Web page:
Welcome to the Secular Left, Where Everything Spiritual Is Just a Power Play, and Everything Else Is, Too

By Tom Gilson Published on June 11, 2020

It’s about power. That’s what the secular Left sees when it looks at politics, at race relations, at education and law — and also when it looks at you and me and our Christian convictions. We don’t really believe all that spiritual nonsense. It’s nothing but politics; just raw, hypocritical, manipulation for one purpose: so we can get our bigoted way in Washington. Or so they think.

It’s that way in Katherine Stewart’s inflammatory book The Power Worshippers, which I reviewed here a couple weeks ago. It’s not just her. The Freedom From Religion Foundation thinks religion is a “distraction” or an “absurd … diversion.” Right Wing Watch analyzes Paula White’s One Voice Prayer Movement, and sees nothing in it but a “thinly disguised” Trump re-election effort.

Some people just can’t imagine we pray because we’re convinced God hears prayer. Or that we follow Christ because we’re confident He really was and is God among us. They cannot picture us taking a political position based on principles we stand for. They can’t imagine we’re doing it because we believe it’s right.

Relativism’s Rotten Fruit

Don’t think they’re picking on us, though. It’s more likely they don’t believe anyone does anything because they believe it’s right. Not us, not anyone, not even themselves — because the very idea of being right has become completely foreign to them.

It’s the inevitable result of relativism, especially moral relativism but also relativism with respect to truth. Secular culture has given up on knowing what’s really true, especially about larger matters of ethics, wisdom, and spiritual reality. Even atheists insist their atheism doesn’t mean they believe anything is true in particular, only that they “lack belief” in God.

Moral relativism is familiar to us all: “It may not be right for me but it’s okay if it’s right for you.” Right and wrong exist only for whomever; nothing is right or wrong in itself.

So the theory goes, anyway. Relativists have real trouble being consistent with it: Just try telling them it’s “right for you” to discriminate against gays in certain ways. They seem blind to the inconsistency, though, and they’ll bristle if we suggest there’s any morality that’s good, right, and true for all.

It’s Not About Being Right, Only About Winning

The impact this has on politics is huge. If there is no such thing as a good, right, or true answer to pursue, then there’s only each group’s preferred answer. Political dialogue becomes a mere exchange of preferences, in varying degrees of rhetorical power. No longer can we persuade the other party, “This is more truly ethical.” You can’t say, “This is more nearly right or true” if there’s no right or true to approach more nearly.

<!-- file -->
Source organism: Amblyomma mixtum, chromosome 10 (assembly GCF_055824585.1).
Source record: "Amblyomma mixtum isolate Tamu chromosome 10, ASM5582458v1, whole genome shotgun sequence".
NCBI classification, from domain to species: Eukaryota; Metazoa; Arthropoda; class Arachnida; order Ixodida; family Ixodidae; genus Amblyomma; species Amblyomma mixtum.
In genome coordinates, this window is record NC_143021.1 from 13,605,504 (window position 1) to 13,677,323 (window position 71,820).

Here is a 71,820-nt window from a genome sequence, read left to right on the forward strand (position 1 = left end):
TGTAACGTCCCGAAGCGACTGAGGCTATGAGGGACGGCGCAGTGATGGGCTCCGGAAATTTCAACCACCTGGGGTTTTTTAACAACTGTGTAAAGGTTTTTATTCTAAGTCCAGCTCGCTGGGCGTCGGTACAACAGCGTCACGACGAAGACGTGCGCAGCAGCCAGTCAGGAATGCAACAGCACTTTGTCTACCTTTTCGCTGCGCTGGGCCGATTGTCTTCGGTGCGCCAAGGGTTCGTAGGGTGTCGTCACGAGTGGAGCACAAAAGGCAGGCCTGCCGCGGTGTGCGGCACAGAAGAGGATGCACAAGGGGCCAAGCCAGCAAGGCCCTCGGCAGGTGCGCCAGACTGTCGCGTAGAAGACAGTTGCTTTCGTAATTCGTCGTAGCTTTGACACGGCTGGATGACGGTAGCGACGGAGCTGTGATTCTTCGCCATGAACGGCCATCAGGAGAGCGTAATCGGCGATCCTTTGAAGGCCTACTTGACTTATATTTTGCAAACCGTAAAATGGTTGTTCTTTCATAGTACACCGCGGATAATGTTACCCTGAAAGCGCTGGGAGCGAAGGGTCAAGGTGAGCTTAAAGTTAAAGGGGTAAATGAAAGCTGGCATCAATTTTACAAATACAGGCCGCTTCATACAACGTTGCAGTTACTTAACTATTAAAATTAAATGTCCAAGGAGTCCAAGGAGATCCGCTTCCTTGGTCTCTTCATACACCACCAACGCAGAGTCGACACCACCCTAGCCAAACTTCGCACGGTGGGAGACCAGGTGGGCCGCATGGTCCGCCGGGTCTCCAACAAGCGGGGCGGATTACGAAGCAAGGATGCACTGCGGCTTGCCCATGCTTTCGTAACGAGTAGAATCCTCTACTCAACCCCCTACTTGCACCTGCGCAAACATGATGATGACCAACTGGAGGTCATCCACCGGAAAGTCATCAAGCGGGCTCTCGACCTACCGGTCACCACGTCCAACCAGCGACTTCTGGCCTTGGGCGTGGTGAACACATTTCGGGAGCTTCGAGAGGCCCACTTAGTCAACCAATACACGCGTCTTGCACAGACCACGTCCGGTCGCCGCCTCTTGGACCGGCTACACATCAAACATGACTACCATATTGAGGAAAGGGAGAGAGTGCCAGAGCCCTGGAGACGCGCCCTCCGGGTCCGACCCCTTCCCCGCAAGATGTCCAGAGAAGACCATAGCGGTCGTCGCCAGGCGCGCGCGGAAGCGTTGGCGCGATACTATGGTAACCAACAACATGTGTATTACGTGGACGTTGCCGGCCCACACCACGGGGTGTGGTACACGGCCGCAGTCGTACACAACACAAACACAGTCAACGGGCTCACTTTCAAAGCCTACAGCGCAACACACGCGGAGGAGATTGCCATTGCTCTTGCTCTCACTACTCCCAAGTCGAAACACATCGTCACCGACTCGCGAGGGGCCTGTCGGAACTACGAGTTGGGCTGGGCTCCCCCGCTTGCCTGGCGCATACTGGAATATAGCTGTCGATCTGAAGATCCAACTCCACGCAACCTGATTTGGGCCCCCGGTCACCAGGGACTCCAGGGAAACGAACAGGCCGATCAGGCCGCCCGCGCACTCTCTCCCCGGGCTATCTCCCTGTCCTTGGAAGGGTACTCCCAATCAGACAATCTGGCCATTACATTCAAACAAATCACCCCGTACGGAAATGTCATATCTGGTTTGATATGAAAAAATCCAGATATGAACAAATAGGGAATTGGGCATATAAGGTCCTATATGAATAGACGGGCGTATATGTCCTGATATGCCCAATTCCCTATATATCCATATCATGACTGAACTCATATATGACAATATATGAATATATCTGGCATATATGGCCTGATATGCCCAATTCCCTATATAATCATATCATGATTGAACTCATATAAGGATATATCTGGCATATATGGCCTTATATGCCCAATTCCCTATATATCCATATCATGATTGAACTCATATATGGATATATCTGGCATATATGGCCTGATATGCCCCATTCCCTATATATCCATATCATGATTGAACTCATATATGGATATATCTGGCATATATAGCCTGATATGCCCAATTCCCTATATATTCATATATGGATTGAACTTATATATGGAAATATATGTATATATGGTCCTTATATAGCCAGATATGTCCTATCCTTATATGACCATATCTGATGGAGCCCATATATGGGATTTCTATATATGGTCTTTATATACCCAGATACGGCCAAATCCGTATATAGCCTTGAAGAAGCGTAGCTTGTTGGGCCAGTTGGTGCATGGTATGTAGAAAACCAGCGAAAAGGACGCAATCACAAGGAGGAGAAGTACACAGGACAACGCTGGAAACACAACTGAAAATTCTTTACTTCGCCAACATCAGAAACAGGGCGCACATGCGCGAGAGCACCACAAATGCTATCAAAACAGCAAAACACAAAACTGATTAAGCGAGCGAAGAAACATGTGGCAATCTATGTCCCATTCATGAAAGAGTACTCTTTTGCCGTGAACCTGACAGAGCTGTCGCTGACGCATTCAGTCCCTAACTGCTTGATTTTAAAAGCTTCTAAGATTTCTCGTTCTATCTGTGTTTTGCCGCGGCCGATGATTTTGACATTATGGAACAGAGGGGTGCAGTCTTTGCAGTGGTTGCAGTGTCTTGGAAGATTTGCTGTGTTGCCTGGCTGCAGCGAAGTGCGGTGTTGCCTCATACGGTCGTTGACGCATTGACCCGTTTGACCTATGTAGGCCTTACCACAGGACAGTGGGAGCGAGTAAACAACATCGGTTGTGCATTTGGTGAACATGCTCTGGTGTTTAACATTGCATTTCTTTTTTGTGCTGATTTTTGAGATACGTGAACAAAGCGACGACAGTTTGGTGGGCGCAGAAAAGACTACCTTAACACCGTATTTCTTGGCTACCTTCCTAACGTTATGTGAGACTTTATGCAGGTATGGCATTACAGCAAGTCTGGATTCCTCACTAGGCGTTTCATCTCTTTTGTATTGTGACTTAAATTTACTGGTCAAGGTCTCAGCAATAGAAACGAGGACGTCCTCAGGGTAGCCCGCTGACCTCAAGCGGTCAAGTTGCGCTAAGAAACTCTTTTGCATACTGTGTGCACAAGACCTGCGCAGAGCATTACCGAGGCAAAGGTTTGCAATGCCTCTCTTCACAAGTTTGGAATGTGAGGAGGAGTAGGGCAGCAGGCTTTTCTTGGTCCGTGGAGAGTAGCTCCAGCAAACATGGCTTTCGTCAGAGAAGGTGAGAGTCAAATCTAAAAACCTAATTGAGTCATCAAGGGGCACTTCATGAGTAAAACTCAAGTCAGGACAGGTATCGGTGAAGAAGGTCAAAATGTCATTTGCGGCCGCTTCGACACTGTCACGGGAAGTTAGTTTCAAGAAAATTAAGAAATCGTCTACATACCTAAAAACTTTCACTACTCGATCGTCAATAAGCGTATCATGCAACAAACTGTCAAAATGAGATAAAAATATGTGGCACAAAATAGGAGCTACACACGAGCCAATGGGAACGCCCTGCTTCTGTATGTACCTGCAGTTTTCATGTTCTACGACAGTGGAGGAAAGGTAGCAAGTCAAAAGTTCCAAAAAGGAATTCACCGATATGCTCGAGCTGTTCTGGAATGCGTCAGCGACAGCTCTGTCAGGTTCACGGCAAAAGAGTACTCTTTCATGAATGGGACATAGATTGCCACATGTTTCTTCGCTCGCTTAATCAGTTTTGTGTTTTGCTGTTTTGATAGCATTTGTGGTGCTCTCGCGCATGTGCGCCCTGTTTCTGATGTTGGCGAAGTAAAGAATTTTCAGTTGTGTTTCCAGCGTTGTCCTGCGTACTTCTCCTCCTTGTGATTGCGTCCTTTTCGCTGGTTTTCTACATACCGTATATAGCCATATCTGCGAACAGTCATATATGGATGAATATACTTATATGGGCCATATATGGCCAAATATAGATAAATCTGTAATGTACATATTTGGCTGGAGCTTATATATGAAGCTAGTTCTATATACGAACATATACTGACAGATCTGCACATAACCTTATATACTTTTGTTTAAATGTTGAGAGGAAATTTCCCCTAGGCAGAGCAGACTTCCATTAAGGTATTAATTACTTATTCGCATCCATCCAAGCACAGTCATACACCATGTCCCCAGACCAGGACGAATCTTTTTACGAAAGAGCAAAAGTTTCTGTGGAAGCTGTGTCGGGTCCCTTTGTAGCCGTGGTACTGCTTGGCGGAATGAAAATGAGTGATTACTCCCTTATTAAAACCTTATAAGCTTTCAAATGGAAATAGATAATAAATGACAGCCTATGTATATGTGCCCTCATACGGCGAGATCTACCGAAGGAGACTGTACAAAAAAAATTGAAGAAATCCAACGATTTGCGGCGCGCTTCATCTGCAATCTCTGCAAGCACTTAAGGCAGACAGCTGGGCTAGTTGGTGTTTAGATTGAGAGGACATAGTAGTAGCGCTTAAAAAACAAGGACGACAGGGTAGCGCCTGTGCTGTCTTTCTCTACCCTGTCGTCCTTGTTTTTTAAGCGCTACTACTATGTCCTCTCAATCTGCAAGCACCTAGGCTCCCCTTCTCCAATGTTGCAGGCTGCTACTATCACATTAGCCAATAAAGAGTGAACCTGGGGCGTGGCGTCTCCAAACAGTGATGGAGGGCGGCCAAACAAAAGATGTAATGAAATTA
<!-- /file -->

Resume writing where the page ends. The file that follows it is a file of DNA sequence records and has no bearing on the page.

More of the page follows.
Granted, you’ll still see people and parties using the language of persuasion. As the postmodernists say, however, it’s only language games, and language games are played purely for power. It’s not about being right anymore. It’s about winning.

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That’s all that’s left, after all, isn’t it? Right and wrong are gone, but power endures. Logical persuasion is lacking, but there’s always persuasion at the point of a gun. Take that as a figure of speech if you will, but don’t forget there’s a reason the word “enforcement” is built on the root word “force.”

So politics in this relativistic age is no longer about coming to the best, wisest, most ethical answer for a people. It’s about gaining power to set your preferred policies and to enforce them.

The Christians’ Difference

Some of us still see it the old way, though. We don’t doubt that right and wrong are real. We’re convinced the right thing is also the good thing, not just for our party but for all. We’re persuaded that God made it that way, because He’s a good God who designed us for good purposes, if we’ll just follow His good guidance. We worship Him because we’re convinced He’s really worthy of it. Our prayers aren’t manipulative campaign tricks, they’re real prayers offered to a God who really answers prayer.

Atheists used to laugh and say we’re wrong about all that. Some still do. We can handle that. What we need to watch out for are the new secularists who won’t treat it as either right or wrong; they’ll only dismiss it as a political act.

We Must Hold On To Principle

And there is some real risk there, for our prayers may have political implications. We pray for leaders who will do the right thing. Our doctrines affect our politics, too, for they teach us about what the right thing actually is. That political connection carries two equal and opposite dangers.

The first is that we’ll shy away from the public policy implications of our doctrines. We’ll pull out of public life, on the false belief that doing so will purify our religion. It’s false because religion was meant to affect every area of our lives, from private to public.

The second is that we’ll let our public policy start to drive our doctrine. That will indeed contaminate our religion, even to the point where we can begin making the mistake the secularists think we always make: seeking power over principle.

We need to be the kind of people secularists think are impossible: People who are convinced right and wrong are still real, and who will let that principle drive our politics. They can think it’s all about power. We know it isn’t. And we must hold on to that.


Tom Gilson (@TomGilsonAuthor) is a senior editor with The Stream and the author or editor of six books, including the forthcoming Too Good To Be False: How Jesus’ Incomparable Character Reveals His Reality.

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